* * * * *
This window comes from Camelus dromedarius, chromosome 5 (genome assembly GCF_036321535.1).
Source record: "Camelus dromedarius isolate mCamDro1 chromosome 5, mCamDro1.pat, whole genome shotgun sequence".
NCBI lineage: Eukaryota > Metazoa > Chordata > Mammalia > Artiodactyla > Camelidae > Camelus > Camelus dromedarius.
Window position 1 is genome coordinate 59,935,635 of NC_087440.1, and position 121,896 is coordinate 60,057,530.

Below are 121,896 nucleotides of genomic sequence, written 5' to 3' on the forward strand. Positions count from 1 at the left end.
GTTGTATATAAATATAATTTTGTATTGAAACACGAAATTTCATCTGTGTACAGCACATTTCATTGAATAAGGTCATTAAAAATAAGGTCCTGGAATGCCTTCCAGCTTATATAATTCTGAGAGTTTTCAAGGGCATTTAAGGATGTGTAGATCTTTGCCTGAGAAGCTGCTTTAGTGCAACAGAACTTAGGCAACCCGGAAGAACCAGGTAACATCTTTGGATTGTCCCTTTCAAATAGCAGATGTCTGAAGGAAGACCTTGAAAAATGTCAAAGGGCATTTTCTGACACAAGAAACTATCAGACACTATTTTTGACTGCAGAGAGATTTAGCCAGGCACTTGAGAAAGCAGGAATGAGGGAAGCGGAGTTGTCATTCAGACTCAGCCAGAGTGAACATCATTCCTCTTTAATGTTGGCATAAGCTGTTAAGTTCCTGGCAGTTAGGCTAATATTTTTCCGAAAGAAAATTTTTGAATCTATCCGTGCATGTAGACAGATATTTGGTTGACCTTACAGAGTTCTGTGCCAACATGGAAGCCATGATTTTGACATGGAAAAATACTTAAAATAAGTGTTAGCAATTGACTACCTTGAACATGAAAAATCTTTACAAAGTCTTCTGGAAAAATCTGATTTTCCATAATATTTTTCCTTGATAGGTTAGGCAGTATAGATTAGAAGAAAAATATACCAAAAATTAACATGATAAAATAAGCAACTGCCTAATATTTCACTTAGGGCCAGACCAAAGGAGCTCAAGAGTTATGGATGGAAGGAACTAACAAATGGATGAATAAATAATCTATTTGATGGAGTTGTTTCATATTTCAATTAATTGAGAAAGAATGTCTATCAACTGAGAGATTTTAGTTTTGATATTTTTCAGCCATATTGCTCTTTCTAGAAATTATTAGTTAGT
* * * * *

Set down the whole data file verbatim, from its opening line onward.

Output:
This window comes from Camelus dromedarius, chromosome 5 (genome assembly GCF_036321535.1).
Source record: "Camelus dromedarius isolate mCamDro1 chromosome 5, mCamDro1.pat, whole genome shotgun sequence".
NCBI lineage: Eukaryota > Metazoa > Chordata > Mammalia > Artiodactyla > Camelidae > Camelus > Camelus dromedarius.
Window position 1 is genome coordinate 59,935,635 of NC_087440.1, and position 121,896 is coordinate 60,057,530.

Below are 121,896 nucleotides of genomic sequence, written 5' to 3' on the forward strand. Positions count from 1 at the left end.
GTTGTATATAAATATAATTTTGTATTGAAACACGAAATTTCATCTGTGTACAGCACATTTCATTGAATAAGGTCATTAAAAATAAGGTCCTGGAATGCCTTCCAGCTTATATAATTCTGAGAGTTTTCAAGGGCATTTAAGGATGTGTAGATCTTTGCCTGAGAAGCTGCTTTAGTGCAACAGAACTTAGGCAACCCGGAAGAACCAGGTAACATCTTTGGATTGTCCCTTTCAAATAGCAGATGTCTGAAGGAAGACCTTGAAAAATGTCAAAGGGCATTTTCTGACACAAGAAACTATCAGACACTATTTTTGACTGCAGAGAGATTTAGCCAGGCACTTGAGAAAGCAGGAATGAGGGAAGCGGAGTTGTCATTCAGACTCAGCCAGAGTGAACATCATTCCTCTTTAATGTTGGCATAAGCTGTTAAGTTCCTGGCAGTTAGGCTAATATTTTTCCGAAAGAAAATTTTTGAATCTATCCGTGCATGTAGACAGATATTTGGTTGACCTTACAGAGTTCTGTGCCAACATGGAAGCCATGATTTTGACATGGAAAAATACTTAAAATAAGTGTTAGCAATTGACTACCTTGAACATGAAAAATCTTTACAAAGTCTTCTGGAAAAATCTGATTTTCCATAATATTTTTCCTTGATAGGTTAGGCAGTATAGATTAGAAGAAAAATATACCAAAAATTAACATGATAAAATAAGCAACTGCCTAATATTTCACTTAGGGCCAGACCAAAGGAGCTCAAGAGTTATGGATGGAAGGAACTAACAAATGGATGAATAAATAATCTATTTGATGGAGTTGTTTCATATTTCAATTAATTGAGAAAGAATGTCTATCAACTGAGAGATTTTAGTTTTGATATTTTTCAGCCATATTGCTCTTTCTAGAAATTATTAGTTAGT